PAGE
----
Archive for the ‘User generated Content’ Category

moonwalk4evers was conceived, designed and built in less than 2 weeks by group 94’s Studio Brussel.

The site received a couple of kilometres of user (fan)-contributed content in a really short time.


The music video for the song ‘Alice’, an electronic piece of which 90% is composed using sounds recorded from the Disney film ‘Alice In Wonderland’. Go to to check it out.

I started a new little side-project: TechnoPoeticalBeauty (please join me!). I started to use Vimeo quite heavily in the last weeks. It was striking to me that there are lot’s of videos on the side which have similar aesthetics and therefore could be described as a new genre of online video. These videos meet the following criteria:

1. Shot in HD
2. objects in the videos are often nature or everyday life
3. filmed with a 35mm adapter
4. heavy color correction
5. slow-motion
6. emotional soundtrack

I’ll give you some examples:

This is the group description:

When I see all these crisp&clear HD videos on Vimeo these days, shot with a 35mm adapter, heavily color corrected in post pro and combined with an emotional soundtrack, two feelings touch my soul:

On the one hand these technically perfect executed videos feel somehow vacuous, pure surface, to perfect to be true.

But on the other hand, lots of them speak to me through the power of the image - there’s a raw&simple poetry in them that really moves me.

I’d like to collect videos in this group which hit this thin line between technology and beauty and talk about them.

Please join the group and the discussion!

Lot’s of things happening at YouTube these days. You probably noticed that they changed the player to 16:9 a few days ago. While this was already a serious improvement, the anouncement of HD quality videos definatly made my day. Don’t confuse this with “watch the videos in higher quality”, which is already available on YT for some weeks now. Now you have “watch it in HD” on some videos, which is a full 1260×720 2Mbit h264 stream! Check the comparison screen shots from “Where the Hell is Matt?”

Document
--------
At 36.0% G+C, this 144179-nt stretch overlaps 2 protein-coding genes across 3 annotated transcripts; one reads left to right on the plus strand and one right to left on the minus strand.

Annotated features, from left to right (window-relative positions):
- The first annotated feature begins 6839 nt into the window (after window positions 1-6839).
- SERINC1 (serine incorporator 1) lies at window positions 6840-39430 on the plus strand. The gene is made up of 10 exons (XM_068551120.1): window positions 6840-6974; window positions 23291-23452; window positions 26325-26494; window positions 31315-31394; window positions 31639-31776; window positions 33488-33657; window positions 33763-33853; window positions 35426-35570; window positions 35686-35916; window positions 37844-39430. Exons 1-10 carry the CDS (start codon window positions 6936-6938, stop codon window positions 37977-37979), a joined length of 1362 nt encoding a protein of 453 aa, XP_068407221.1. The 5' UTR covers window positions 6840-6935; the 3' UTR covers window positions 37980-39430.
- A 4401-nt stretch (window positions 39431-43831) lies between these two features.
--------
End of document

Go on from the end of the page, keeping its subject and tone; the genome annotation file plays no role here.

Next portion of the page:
YouTube SD

YouTube HD

See it in Fullscreen… Wow! Seems like YouTube now offers the second best quality of all online video uploaders after Facebook. (See a comparison list at TechVideo). Only disappointment is that you can’t decide when uploading if your video will be available in HD, or did I get that wrong?

I don’t know if we can but at least now there’s hope.

Listen to the clip without the picture, thereby it even get’s more scary.

Via Blowup. is the latest edition of the video-based IKEA-Microsites - and once again it’s well worth a visit! After the heavy use of Slow Motion, Zoom and 360°-VR, they now focus on the acoustic element of (somewhat) interactive video: Videosclips of dancing people (in garderoben obviously) get fast forwarded/rewinded according to the audio level. And when the music is over (or during rhythm breaks), they lay down on the floor…

To make things more fun, users can upload audio files from their harddrive to make the dancers in the website move to their own music :)

Just a quick tip for two online video awards. The Berlin short film festival interfilm announces the first international viral video award, deadline is September 19th.